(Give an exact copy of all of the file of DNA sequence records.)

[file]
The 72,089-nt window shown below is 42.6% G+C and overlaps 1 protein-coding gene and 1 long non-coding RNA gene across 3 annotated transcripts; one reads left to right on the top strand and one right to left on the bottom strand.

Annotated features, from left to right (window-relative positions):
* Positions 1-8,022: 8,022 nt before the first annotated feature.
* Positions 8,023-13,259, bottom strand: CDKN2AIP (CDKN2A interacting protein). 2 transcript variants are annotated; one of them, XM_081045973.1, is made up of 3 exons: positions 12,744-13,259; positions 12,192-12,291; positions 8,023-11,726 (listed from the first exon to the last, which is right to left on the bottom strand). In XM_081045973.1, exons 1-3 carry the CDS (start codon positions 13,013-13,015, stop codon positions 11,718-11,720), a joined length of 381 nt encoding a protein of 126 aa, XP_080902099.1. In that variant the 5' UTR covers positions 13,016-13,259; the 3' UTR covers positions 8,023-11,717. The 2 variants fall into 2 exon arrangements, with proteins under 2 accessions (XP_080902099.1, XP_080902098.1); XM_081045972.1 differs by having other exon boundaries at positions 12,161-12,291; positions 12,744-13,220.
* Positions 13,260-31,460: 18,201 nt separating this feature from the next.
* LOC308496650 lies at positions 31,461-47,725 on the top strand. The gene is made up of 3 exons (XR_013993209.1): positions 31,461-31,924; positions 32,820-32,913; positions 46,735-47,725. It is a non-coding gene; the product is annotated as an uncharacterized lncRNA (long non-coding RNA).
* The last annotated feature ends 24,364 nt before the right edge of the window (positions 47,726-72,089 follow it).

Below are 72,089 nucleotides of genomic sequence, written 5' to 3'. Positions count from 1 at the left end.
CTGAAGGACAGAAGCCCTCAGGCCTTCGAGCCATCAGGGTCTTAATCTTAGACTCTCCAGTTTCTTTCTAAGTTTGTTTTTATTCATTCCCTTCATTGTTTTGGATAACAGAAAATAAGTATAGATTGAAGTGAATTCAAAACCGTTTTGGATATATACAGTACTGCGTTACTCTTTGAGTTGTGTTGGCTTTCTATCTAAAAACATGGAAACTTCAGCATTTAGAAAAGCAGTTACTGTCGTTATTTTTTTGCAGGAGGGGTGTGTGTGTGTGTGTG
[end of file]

The 72,089-nt window shown below is 42.6% G+C and overlaps 1 protein-coding gene and 1 long non-coding RNA gene across 3 annotated transcripts; one reads left to right on the top strand and one right to left on the bottom strand.

Annotated features, from left to right (window-relative positions):
* Positions 1-8,022: 8,022 nt before the first annotated feature.
* Positions 8,023-13,259, bottom strand: CDKN2AIP (CDKN2A interacting protein). 2 transcript variants are annotated; one of them, XM_081045973.1, is made up of 3 exons: positions 12,744-13,259; positions 12,192-12,291; positions 8,023-11,726 (listed from the first exon to the last, which is right to left on the bottom strand). In XM_081045973.1, exons 1-3 carry the CDS (start codon positions 13,013-13,015, stop codon positions 11,718-11,720), a joined length of 381 nt encoding a protein of 126 aa, XP_080902099.1. In that variant the 5' UTR covers positions 13,016-13,259; the 3' UTR covers positions 8,023-11,717. The 2 variants fall into 2 exon arrangements, with proteins under 2 accessions (XP_080902099.1, XP_080902098.1); XM_081045972.1 differs by having other exon boundaries at positions 12,161-12,291; positions 12,744-13,220.
* Positions 13,260-31,460: 18,201 nt separating this feature from the next.
* LOC308496650 lies at positions 31,461-47,725 on the top strand. The gene is made up of 3 exons (XR_013993209.1): positions 31,461-31,924; positions 32,820-32,913; positions 46,735-47,725. It is a non-coding gene; the product is annotated as an uncharacterized lncRNA (long non-coding RNA).
* The last annotated feature ends 24,364 nt before the right edge of the window (positions 47,726-72,089 follow it).

Below are 72,089 nucleotides of genomic sequence, written 5' to 3'. Positions count from 1 at the left end.
CTGAAGGACAGAAGCCCTCAGGCCTTCGAGCCATCAGGGTCTTAATCTTAGACTCTCCAGTTTCTTTCTAAGTTTGTTTTTATTCATTCCCTTCATTGTTTTGGATAACAGAAAATAAGTATAGATTGAAGTGAATTCAAAACCGTTTTGGATATATACAGTACTGCGTTACTCTTTGAGTTGTGTTGGCTTTCTATCTAAAAACATGGAAACTTCAGCATTTAGAAAAGCAGTTACTGTCGTTATTTTTTTGCAGGAGGGGTGTGTGTGTGTGTGTG